There are four close parallels between the world of software development and the culinary industry:

  1. The rise of credentialization
  2. The celebritization of higher-ups (software executives and chefs)
  3. Opportunities for on-the-job-learning
  4. A belief of each subculture in its own meritocracy

Given these similarities, Bourdain’s books should be required reading for any early-career software developer. It is no coincidence that one of the essays from this book, “So You Wanna Be a Chef” made the rounds on sites like Hacker News and Lobsters a few weeks ago. It is well worth reading in full for its discussion of points 1 and 3 above. Seriously, go read it now and then come back.

The second point above (celebritization) comes up in chapter 14:

Under commandment 19 Richmond lists, “show us the chef.” “If dinner for two is costing $200, you have every right to expect the chef to be at work.” … [Richmond] also well understands, one would think, the economics of maintaining the kinds of operations he’s talking about. Yet he demands and expects us to believe that every time a table of customers plunks down $200 at one of Bobby Flay’s restaurants that Bobby himself should rush on over and personally wrap their tamales and then maybe swing by and give them a little face time over dessert….

The whole suggestion is predicated on a [big lie], one which Richmond himself happily helped create and which he works hard on a daily basis to keep alive. See, it makes for a better article when you associate the food with a personality. Richmond… built up these names, helped make them celebrities by promoting the illusion that they cook–that if you walk into one of dozens of Jean George’s restaurants he’s somewhere back there on the line, personally sweating over your halibut, measuring freshly chopped herbs between thumb and forefinger.

Every time someone writes “Mr. Batali is fond of strong, assertive flavors,” however true that might be… it ignores the reality–if not the whole history–of command and control and the creative process in restaurant kitchens…. There are plenty of great cooks in this world, but not that many great chefs. The word chef means “chief.” A chef is simply a cook who leads other cooks. That quality–leadership–the ability to successfully command, inspire, and delegate work to others is the very essence of what chefs are about.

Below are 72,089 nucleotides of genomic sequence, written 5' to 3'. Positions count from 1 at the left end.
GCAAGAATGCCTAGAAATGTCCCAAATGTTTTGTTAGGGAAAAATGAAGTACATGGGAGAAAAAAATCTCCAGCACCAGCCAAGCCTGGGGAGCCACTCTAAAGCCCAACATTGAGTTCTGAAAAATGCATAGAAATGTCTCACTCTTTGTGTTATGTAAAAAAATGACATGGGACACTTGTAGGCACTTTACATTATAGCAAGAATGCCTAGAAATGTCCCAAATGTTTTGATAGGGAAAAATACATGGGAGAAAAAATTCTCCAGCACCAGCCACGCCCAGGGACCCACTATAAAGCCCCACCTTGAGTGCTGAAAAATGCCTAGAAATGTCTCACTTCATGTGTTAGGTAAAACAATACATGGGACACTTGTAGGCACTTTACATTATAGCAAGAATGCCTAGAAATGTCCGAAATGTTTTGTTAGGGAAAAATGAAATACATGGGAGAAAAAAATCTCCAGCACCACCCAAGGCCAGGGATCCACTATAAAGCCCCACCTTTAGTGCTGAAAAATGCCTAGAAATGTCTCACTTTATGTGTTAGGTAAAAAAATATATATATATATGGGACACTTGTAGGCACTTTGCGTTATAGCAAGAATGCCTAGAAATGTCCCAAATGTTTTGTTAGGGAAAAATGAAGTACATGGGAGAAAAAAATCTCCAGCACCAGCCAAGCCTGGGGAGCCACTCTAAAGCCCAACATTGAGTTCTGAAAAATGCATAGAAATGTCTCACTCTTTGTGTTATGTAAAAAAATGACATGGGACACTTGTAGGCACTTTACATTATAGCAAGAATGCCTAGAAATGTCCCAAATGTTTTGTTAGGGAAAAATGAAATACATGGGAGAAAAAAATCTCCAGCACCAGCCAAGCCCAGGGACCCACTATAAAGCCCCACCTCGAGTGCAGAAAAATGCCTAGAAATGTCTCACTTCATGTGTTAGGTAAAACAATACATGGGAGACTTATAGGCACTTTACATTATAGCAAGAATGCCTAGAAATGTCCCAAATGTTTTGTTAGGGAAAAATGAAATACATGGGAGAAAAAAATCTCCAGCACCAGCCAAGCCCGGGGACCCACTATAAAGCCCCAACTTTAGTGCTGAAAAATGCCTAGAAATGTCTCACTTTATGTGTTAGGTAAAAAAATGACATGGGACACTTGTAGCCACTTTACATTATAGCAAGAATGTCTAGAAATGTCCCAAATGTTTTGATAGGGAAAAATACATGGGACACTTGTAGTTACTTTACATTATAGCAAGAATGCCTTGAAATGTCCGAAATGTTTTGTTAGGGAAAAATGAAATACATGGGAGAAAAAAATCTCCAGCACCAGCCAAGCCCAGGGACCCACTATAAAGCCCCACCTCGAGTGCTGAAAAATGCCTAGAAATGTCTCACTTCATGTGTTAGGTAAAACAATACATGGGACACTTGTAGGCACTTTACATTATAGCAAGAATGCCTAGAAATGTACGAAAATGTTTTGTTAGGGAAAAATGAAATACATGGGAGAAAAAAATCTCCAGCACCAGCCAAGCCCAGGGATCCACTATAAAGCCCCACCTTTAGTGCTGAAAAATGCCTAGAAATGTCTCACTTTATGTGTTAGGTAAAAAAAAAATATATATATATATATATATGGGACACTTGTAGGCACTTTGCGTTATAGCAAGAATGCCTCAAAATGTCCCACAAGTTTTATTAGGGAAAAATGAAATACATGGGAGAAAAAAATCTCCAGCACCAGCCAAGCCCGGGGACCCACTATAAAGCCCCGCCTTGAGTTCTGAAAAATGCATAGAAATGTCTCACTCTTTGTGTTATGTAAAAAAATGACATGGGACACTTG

This is remarkably similar to the way that technology leaders are discussed in the popular press. Tim Cook is not designing ARM chips for the next iPhone, and Patrick Collison is not likely to be found committing code to production systems at Stripe these days. What makes these individuals so impactful is their ability, like a great chef, to “successfully command, inspire, and delegate work to others.”

One chef who struggles to delegate, David Chang, helps to illustrate the fourth similarity above: the belief of both chefs and software developers that they work within a meritocratic system (ch. 17).

“What took me to cooking was that there was something honest about it,” says David Chang. “There is no lying in the kitchen…. You either can or can’t make an omelette. You either can or can’t chop an onion, shake a pan, keep up with the other cooks, replicate again and again perfectly the dishes that need to be done. No credential, no amount of BS, no well-formed sentences or pleas for mercy, will change the basic facts. The kitchen is the last meritocracy.”

Software developers might be better off if they understood the similarity of their role to other artisans–chefs, carpenters, cobblers–for whom the act of showing up on time and creating work that speaks for itself is a matter of pride. For insights like these, Bourdain and other lifelong students of a craft (such as Zen and the Art of Motorcycle Maintenance or Shop Class as Soulcraft) are worth reading again and again.